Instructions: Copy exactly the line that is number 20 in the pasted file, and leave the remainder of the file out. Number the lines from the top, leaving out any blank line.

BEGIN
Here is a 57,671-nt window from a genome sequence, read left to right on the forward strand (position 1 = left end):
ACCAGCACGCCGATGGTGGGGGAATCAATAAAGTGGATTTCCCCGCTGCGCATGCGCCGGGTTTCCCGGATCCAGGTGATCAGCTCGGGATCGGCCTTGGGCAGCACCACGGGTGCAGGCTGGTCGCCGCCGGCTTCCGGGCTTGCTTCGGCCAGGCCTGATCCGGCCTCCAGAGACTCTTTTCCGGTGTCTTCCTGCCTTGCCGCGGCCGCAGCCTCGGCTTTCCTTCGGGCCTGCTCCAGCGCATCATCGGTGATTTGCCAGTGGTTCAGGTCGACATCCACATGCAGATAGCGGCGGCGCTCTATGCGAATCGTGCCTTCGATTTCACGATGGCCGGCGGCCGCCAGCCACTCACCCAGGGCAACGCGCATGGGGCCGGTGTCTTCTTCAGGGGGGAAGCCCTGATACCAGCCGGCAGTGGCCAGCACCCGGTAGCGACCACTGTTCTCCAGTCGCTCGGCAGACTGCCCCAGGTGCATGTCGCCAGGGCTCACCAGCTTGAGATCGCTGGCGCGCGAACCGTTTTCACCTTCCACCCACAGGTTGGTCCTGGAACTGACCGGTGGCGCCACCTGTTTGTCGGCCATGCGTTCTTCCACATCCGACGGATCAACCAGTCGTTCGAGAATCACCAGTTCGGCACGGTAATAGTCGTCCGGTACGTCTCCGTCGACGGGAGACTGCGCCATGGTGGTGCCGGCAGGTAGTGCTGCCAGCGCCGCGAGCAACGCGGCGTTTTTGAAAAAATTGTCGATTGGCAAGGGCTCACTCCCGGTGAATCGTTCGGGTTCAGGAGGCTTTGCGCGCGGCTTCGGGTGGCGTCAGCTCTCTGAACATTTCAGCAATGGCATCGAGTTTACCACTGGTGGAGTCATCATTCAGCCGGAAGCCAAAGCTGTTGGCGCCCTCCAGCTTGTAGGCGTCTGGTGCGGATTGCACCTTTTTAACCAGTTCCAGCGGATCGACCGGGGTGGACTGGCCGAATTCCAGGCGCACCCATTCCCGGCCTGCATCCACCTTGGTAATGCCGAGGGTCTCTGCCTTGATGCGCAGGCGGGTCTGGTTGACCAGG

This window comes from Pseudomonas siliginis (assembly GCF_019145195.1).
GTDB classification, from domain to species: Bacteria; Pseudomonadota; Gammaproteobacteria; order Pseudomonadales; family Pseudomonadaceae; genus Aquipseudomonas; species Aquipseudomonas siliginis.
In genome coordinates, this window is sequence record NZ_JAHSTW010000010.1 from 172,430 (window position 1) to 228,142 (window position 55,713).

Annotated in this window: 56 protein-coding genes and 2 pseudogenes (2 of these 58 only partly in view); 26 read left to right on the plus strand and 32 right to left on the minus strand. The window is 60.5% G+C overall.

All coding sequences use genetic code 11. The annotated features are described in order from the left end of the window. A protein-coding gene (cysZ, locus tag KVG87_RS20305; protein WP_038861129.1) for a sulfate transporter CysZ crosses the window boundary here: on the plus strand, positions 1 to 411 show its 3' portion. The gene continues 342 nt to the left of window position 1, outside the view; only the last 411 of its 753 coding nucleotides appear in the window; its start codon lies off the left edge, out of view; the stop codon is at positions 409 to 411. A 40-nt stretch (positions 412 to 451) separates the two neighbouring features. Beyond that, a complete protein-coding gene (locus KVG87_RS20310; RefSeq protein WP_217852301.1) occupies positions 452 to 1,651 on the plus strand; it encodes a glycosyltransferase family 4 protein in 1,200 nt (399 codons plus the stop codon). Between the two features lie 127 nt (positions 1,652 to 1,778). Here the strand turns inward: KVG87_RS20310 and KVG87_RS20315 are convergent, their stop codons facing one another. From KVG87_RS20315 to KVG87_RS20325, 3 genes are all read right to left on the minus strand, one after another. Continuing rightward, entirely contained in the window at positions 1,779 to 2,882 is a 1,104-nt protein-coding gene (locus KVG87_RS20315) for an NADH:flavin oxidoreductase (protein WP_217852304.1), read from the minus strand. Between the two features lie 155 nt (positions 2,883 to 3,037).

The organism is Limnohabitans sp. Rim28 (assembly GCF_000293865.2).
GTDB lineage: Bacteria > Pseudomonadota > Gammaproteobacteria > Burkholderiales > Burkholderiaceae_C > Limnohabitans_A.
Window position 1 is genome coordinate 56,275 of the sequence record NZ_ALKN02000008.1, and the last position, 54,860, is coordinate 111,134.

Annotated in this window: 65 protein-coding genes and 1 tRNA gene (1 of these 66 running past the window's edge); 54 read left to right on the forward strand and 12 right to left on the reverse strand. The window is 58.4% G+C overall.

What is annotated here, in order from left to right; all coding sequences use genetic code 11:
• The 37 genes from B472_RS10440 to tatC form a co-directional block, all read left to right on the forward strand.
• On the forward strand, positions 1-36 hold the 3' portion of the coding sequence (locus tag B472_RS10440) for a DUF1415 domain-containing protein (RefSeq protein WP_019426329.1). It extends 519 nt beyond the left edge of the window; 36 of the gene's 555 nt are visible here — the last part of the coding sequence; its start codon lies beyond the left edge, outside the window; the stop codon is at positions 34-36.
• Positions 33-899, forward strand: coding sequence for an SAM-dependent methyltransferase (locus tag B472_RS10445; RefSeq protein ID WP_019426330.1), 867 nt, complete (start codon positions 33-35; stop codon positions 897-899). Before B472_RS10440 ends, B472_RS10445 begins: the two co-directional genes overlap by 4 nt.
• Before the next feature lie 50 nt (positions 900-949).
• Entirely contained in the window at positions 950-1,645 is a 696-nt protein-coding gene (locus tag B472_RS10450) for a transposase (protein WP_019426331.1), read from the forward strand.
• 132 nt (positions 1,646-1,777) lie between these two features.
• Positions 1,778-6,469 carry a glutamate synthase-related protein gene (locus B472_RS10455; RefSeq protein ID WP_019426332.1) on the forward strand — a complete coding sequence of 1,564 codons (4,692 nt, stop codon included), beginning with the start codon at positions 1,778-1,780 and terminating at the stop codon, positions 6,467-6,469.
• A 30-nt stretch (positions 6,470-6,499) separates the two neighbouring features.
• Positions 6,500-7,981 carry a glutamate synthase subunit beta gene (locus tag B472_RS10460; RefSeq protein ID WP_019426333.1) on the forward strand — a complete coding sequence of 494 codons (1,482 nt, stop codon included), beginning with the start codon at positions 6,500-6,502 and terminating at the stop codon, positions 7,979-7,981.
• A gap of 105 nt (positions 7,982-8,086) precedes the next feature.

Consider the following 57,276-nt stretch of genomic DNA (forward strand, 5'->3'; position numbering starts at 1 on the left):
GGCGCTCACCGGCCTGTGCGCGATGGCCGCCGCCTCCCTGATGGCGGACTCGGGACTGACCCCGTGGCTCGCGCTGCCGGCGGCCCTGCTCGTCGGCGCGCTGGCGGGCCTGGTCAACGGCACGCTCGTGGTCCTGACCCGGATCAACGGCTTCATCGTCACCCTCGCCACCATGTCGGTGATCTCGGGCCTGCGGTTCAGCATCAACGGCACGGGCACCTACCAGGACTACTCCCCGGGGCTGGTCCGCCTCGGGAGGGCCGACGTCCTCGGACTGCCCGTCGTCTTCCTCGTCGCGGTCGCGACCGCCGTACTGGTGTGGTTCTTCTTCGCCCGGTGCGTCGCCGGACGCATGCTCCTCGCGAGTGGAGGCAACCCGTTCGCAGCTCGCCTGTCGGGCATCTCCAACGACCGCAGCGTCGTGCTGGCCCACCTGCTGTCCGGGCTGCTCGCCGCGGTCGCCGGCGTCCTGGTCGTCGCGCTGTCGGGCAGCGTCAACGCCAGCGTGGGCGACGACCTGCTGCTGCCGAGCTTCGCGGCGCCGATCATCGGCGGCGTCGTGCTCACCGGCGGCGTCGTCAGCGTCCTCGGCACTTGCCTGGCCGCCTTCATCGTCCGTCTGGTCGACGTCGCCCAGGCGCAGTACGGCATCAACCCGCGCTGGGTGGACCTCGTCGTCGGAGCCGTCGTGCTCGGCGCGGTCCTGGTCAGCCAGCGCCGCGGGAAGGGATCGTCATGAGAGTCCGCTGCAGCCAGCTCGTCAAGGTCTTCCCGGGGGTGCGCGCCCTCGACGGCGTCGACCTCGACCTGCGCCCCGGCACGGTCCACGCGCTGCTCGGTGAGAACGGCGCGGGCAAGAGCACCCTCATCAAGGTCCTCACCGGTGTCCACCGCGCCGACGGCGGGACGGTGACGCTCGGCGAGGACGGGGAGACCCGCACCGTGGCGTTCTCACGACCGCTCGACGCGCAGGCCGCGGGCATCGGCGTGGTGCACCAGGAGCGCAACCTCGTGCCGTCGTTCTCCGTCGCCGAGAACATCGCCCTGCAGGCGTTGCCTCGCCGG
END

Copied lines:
• A 30-nt stretch (positions 6,470-6,499) separates the two neighbouring features.